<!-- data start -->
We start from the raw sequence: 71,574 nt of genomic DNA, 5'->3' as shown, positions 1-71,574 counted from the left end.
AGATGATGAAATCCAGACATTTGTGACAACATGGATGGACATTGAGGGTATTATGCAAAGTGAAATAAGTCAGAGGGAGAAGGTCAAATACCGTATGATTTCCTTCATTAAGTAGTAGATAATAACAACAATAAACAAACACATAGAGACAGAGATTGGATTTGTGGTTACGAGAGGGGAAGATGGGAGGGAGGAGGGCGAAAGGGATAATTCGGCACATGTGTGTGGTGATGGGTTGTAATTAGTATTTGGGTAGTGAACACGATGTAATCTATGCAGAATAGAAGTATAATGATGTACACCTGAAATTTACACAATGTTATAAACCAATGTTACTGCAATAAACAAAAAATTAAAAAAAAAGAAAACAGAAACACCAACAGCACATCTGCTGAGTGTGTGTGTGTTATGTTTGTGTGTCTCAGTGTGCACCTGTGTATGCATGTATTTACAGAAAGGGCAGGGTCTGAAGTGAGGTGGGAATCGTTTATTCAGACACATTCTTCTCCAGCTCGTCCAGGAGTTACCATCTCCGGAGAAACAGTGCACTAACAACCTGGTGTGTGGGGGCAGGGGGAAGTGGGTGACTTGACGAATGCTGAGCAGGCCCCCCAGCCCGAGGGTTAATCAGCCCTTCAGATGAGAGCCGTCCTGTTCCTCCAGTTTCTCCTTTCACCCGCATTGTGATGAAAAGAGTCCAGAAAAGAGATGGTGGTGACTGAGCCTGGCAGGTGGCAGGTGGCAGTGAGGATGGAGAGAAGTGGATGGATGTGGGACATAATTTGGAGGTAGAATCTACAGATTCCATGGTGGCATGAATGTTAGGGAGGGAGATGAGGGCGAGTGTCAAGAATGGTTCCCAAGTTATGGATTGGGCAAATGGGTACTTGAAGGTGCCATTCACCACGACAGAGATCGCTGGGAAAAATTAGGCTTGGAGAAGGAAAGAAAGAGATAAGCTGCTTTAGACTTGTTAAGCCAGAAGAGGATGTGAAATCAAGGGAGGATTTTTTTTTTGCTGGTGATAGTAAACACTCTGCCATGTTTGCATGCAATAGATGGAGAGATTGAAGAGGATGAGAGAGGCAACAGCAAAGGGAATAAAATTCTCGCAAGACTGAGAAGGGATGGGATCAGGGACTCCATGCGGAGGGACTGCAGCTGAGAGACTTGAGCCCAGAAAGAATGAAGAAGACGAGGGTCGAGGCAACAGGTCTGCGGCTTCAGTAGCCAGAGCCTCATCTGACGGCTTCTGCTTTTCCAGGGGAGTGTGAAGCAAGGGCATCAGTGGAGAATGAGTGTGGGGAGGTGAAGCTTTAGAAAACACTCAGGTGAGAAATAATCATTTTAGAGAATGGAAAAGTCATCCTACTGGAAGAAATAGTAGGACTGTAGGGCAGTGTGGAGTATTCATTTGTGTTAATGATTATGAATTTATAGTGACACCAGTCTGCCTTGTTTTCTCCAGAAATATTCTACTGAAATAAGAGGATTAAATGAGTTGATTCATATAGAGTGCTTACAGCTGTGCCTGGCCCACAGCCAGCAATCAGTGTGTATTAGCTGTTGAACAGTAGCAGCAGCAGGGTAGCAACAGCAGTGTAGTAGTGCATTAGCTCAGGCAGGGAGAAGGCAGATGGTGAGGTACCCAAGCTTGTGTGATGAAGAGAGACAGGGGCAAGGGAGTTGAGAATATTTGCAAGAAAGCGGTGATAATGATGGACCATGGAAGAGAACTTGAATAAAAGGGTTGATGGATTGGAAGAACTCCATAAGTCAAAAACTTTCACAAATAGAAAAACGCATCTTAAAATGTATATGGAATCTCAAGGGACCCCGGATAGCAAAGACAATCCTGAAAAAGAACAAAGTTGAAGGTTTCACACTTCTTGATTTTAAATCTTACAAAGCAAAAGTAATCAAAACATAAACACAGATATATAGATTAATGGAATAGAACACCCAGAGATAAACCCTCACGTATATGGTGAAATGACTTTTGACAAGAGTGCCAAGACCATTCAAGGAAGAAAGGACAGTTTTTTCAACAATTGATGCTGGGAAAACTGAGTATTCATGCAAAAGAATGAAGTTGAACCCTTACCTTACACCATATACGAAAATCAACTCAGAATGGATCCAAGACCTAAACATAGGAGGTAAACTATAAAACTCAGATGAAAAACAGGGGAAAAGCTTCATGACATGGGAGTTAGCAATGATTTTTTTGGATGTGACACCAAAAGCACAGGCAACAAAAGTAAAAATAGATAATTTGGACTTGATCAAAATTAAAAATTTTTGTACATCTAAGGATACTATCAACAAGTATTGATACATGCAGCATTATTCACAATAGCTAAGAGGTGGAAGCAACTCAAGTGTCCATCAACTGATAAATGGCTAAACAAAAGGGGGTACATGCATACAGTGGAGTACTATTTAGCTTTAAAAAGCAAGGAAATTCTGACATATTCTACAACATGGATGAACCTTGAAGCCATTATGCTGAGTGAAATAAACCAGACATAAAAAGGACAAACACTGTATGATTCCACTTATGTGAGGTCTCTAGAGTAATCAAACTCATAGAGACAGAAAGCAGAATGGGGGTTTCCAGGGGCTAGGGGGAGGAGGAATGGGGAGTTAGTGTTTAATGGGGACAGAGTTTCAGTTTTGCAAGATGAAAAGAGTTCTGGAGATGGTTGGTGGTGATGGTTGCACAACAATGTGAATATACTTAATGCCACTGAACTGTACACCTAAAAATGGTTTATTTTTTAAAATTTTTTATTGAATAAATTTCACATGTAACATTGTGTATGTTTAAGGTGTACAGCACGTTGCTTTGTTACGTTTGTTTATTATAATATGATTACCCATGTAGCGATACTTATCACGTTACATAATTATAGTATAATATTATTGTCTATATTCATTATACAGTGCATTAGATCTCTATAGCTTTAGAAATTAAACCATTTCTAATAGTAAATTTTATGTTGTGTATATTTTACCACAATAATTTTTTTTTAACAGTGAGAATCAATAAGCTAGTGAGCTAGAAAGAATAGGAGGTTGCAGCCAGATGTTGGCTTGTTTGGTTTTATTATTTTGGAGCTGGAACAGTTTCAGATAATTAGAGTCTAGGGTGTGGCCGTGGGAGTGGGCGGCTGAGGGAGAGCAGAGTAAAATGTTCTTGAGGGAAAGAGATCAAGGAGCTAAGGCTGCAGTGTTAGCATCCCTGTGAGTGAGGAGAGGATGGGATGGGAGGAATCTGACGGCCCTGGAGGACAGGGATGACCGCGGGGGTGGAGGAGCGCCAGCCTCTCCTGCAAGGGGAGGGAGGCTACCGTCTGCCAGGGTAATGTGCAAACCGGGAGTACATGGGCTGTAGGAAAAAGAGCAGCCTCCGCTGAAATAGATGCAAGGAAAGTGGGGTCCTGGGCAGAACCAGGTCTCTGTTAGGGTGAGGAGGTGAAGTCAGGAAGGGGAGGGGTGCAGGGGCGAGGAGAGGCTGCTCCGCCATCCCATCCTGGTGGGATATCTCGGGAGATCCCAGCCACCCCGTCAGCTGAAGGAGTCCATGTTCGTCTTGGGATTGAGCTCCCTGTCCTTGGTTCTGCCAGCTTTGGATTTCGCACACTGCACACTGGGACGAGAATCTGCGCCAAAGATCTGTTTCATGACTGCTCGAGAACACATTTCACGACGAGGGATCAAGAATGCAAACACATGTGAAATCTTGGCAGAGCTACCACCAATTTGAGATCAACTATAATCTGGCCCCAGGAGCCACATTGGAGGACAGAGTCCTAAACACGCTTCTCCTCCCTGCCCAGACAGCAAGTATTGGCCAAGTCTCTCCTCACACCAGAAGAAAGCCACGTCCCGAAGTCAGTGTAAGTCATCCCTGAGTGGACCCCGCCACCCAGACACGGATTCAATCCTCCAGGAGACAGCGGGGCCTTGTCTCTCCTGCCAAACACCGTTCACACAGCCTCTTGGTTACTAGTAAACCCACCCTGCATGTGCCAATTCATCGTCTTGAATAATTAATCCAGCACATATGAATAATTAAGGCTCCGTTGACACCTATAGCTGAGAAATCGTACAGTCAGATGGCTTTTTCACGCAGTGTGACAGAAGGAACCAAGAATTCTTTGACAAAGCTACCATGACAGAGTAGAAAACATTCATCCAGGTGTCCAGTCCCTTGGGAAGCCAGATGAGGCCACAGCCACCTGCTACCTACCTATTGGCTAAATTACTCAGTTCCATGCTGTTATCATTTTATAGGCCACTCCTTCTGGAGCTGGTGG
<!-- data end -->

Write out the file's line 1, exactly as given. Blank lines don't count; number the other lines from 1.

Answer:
We start from the raw sequence: 71,574 nt of genomic DNA, 5'->3' as shown, positions 1-71,574 counted from the left end.